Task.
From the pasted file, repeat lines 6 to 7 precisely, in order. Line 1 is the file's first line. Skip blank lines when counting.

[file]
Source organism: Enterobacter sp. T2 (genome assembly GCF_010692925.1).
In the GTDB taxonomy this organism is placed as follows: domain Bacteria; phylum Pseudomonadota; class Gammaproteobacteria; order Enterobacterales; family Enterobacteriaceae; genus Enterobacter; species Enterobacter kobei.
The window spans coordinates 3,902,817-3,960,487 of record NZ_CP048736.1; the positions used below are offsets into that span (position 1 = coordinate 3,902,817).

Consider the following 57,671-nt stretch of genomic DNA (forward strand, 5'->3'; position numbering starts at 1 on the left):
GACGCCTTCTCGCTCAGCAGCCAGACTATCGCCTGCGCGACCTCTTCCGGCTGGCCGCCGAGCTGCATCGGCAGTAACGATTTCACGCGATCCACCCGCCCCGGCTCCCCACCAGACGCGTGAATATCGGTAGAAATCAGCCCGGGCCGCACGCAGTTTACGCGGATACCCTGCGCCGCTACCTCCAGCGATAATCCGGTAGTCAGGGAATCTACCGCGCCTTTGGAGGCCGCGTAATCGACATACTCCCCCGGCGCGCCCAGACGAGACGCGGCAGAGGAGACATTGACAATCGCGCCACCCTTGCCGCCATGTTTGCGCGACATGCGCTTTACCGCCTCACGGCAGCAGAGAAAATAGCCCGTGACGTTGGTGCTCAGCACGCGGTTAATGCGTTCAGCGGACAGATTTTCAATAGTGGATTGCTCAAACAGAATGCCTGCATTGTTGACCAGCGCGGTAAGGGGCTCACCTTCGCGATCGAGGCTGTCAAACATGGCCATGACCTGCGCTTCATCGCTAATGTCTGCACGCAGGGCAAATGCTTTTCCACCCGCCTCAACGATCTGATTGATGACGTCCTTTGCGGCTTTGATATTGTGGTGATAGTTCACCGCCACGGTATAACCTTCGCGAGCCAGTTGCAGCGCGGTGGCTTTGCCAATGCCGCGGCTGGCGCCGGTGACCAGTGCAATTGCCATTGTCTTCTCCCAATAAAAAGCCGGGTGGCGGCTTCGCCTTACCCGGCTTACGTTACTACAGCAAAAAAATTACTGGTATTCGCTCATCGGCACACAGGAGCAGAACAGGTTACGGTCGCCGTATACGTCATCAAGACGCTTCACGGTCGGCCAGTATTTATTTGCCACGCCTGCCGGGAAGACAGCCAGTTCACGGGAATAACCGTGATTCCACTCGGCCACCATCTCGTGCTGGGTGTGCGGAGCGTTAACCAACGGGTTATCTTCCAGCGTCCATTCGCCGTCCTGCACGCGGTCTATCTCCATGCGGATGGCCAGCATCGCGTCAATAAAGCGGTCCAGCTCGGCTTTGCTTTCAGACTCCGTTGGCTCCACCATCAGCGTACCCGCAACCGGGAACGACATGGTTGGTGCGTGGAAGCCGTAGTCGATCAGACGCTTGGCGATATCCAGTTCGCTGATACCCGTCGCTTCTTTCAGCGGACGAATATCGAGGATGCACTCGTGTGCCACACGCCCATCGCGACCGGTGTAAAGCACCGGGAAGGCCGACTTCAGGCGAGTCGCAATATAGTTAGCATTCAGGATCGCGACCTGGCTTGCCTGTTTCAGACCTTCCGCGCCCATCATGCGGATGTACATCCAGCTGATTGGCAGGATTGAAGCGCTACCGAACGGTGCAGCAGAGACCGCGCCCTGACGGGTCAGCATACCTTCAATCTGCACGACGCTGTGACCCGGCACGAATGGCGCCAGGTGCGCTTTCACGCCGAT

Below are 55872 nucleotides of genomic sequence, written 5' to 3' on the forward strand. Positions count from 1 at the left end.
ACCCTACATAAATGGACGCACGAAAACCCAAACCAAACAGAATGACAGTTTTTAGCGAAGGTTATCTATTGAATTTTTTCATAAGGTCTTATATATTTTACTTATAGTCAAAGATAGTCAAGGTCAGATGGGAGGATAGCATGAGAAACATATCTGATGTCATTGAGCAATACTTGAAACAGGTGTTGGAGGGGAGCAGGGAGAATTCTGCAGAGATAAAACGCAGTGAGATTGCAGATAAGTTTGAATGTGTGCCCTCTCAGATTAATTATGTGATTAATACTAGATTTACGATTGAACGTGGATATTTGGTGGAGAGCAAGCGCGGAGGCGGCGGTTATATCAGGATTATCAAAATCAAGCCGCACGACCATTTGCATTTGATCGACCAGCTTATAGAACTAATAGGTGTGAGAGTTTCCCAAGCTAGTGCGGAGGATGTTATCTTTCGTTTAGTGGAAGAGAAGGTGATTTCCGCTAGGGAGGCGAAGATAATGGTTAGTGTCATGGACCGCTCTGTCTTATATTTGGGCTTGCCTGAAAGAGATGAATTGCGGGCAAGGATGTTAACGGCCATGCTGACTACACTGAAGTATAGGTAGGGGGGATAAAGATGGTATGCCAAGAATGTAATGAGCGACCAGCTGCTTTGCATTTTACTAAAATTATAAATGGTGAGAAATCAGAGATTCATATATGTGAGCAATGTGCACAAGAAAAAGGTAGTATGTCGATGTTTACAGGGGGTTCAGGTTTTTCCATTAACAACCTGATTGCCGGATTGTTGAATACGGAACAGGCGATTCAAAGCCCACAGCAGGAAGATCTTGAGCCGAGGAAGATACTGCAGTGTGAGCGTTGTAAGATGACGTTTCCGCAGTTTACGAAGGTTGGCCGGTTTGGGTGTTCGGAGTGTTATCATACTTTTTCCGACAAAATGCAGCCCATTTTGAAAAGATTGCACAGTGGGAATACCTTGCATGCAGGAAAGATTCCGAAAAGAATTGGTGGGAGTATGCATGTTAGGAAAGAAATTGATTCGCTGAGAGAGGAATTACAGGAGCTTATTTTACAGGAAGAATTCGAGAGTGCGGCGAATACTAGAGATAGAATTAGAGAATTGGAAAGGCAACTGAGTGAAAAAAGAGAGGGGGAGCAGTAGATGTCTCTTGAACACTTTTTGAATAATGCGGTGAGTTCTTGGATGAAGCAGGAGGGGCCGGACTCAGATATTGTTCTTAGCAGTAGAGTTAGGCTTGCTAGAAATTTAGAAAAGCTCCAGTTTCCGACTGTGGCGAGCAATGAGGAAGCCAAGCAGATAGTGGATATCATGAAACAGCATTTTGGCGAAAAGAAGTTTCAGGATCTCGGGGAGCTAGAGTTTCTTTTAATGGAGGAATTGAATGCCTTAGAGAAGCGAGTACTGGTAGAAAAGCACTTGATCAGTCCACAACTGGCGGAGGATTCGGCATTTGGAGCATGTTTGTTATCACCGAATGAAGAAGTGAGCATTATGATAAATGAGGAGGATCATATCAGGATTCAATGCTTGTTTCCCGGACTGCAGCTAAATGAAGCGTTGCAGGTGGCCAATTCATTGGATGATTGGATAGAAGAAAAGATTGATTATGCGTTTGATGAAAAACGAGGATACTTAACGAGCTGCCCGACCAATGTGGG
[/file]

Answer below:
Below are 55872 nucleotides of genomic sequence, written 5' to 3' on the forward strand. Positions count from 1 at the left end.
ACCCTACATAAATGGACGCACGAAAACCCAAACCAAACAGAATGACAGTTTTTAGCGAAGGTTATCTATTGAATTTTTTCATAAGGTCTTATATATTTTACTTATAGTCAAAGATAGTCAAGGTCAGATGGGAGGATAGCATGAGAAACATATCTGATGTCATTGAGCAATACTTGAAACAGGTGTTGGAGGGGAGCAGGGAGAATTCTGCAGAGATAAAACGCAGTGAGATTGCAGATAAGTTTGAATGTGTGCCCTCTCAGATTAATTATGTGATTAATACTAGATTTACGATTGAACGTGGATATTTGGTGGAGAGCAAGCGCGGAGGCGGCGGTTATATCAGGATTATCAAAATCAAGCCGCACGACCATTTGCATTTGATCGACCAGCTTATAGAACTAATAGGTGTGAGAGTTTCCCAAGCTAGTGCGGAGGATGTTATCTTTCGTTTAGTGGAAGAGAAGGTGATTTCCGCTAGGGAGGCGAAGATAATGGTTAGTGTCATGGACCGCTCTGTCTTATATTTGGGCTTGCCTGAAAGAGATGAATTGCGGGCAAGGATGTTAACGGCCATGCTGACTACACTGAAGTATAGGTAGGGGGGATAAAGATGGTATGCCAAGAATGTAATGAGCGACCAGCTGCTTTGCATTTTACTAAAATTATAAATGGTGAGAAATCAGAGATTCATATATGTGAGCAATGTGCACAAGAAAAAGGTAGTATGTCGATGTTTACAGGGGGTTCAGGTTTTTCCATTAACAACCTGATTGCCGGATTGTTGAATACGGAACAGGCGATTCAAAGCCCACAGCAGGAAGATCTTGAGCCGAGGAAGATACTGCAGTGTGAGCGTTGTAAGATGACGTTTCCGCAGTTTACGAAGGTTGGCCGGTTTGGGTGTTCGGAGTGTTATCATACTTTTTCCGACAAAATGCAGCCCATTTTGAAAAGATTGCACAGTGGGAATACCTTGCATGCAGGAAAGATTCCGAAAAGAATTGGTGGGAGTATGCATGTTAGGAAAGAAATTGATTCGCTGAGAGAGGAATTACAGGAGCTTATTTTACAGGAAGAATTCGAGAGTGCGGCGAATACTAGAGATAGAATTAGAGAATTGGAAAGGCAACTGAGTGAAAAAAGAGAGGGGGAGCAGTAGATGTCTCTTGAACACTTTTTGAATAATGCGGTGAGTTCTTGGATGAAGCAGGAGGGGCCGGACTCAGATATTGTTCTTAGCAGTAGAGTTAGGCTTGCTAGAAATTTAGAAAAGCTCCAGTTTCCGACTGTGGCGAGCAATGAGGAAGCCAAGCAGATAGTGGATATCATGAAACAGCATTTTGGCGAAAAGAAGTTTCAGGATCTCGGGGAGCTAGAGTTTCTTTTAATGGAGGAATTGAATGCCTTAGAGAAGCGAGTACTGGTAGAAAAGCACTTGATCAGTCCACAACTGGCGGAGGATTCGGCATTTGGAGCATGTTTGTTATCACCGAATGAAGAAGTGAGCATTATGATAAATGAGGAGGATCATATCAGGATTCAATGCTTGTTTCCCGGACTGCAGCTAAATGAAGCGTTGCAGGTGGCCAATTCATTGGATGATTGGATAGAAGAAAAGATTGATTATGCGTTTGATGAAAAACGAGGATACTTAACGAGCTGCCCGACCAATGTGGG